Hey there, Autostraddlers. I’m Claudia, and I’m intersex.
I mean, I’m lots of things. For example, I’m . . .
- a graduate student in the sciences in NYC
- a feminist with riot-grrrly-type tendencies
- a gay lady with an amazing girlfriend and some of the best friends, both queer and straight, that I could ever hope for
- a chronically late sleeper & recovering procrastinator
- a not-recovering peanut butter m&m’s addict (THEY ARE PERFECT AND WE’RE IN LOVE)
But yeah, I’m also intersex. And this is why I’m really here.
Intersex is generally thought of as a medical condition—a rare and kind of weird thing that sometimes happens to kids and needs to be fixed. I feel like the cultural consciousness around intersex is the image of an androgynous-y looking person with both a penis and a vulva; like a man and a woman smashed together, who is maybe “really” male or female, or maybe both, or maybe something else entirely.
This image isn’t accurate, although it took me more than a decade to really understand and embrace that. Intersex, first and foremost, is about bodies—a biological way of being. When most individuals are born, the doctor or the doula or the flustered taxi cab driver shouts out, “It’s a boy!” or, “It’s a girl!” The person shouting figures out whether this new, tiny human is a boy or a girl by inventorying the set of physical traits they have. Although doctors typically check only external genitalia to assign sex, these traits also include internal sex organs, chromosomes, and hormone types and levels. If a child has all the “boy forms” of these traits, he’s a boy. If the child has all the “girl forms” of these traits, she’s a girl. Intersex people are born with a mix of sex characteristics – some traditionally considered male, and some considered female – in the same body. For example, I have a vagina and later developed breasts and hips, but I also have XY chromosomes, and had testes at birth. I’ve got some “male” traits and some “female” traits in the same body, so it’s not so easy to clearly assign me “male” or “female.” My own body is just one example; intersex isn’t a single category, and there are many different variations of intersex and, within each variation, a lot of diversity. Not all male or female bodies look and function the same, you know? Knowing that I’m intersex alone doesn’t really tell you much about me or my body.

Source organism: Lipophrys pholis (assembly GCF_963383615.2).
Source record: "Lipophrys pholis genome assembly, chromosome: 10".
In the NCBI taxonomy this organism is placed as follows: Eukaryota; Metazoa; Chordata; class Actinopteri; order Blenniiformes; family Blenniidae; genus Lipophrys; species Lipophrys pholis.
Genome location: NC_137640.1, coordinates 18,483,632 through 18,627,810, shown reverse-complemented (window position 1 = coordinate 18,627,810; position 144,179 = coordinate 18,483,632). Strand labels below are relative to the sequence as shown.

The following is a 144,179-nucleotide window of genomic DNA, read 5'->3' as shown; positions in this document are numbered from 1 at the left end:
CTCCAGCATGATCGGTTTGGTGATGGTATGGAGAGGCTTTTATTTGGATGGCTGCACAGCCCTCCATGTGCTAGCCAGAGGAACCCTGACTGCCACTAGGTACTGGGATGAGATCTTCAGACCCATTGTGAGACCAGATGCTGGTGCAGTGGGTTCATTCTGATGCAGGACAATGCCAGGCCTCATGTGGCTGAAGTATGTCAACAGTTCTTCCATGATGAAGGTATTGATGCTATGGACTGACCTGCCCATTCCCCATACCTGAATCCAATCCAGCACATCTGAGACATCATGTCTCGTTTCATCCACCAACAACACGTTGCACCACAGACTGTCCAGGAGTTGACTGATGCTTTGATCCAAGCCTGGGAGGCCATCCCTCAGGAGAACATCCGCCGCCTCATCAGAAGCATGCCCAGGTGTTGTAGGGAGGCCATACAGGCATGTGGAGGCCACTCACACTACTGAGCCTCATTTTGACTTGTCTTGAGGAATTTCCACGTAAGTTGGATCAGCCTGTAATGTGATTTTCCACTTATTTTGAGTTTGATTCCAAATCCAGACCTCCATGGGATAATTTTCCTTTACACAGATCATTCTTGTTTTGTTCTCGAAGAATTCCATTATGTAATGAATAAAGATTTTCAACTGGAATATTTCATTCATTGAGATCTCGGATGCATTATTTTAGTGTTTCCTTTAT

Understanding what intersex means also helps with understanding what it doesn’t mean. Our bodies are natural and normal and healthy; while some health problems are associated with some forms of intersex, simply being intersex isn’t a health problem in and of itself. Females typically have ovaries, but the fact that some women can get ovarian cancer doesn’t mean being female is a disease, right? Further, intersex people – biologically speaking – are not hermaphrodites. Hermaphrodites are living things that, at the same time or at different points in their life cycle, have complete and fully functioning sets of “male” and “female” sex organs – external and internal. Humans don’t qualify under this definition, with hermaphroditic species represented mostly by plants, fish, mollusks and other little beasties. “Hermaphrodite” is a dated term that physicians used to apply to people with atypical sex anatomy, and while it is widely considered offensive today, some intersex people have reclaimed it and use it as an inclusive term (e.g., “Give me a herm hug!”) or an identity label. This also means that the popular conception of a hermaphrodite as someone with both a penis and a vagina isn’t biologically accurate. While external genitals may look atypical in some forms of intersex, this is not the case for others. It totally depends. Intersex is definitely about bodies, but it’s not really about genitals.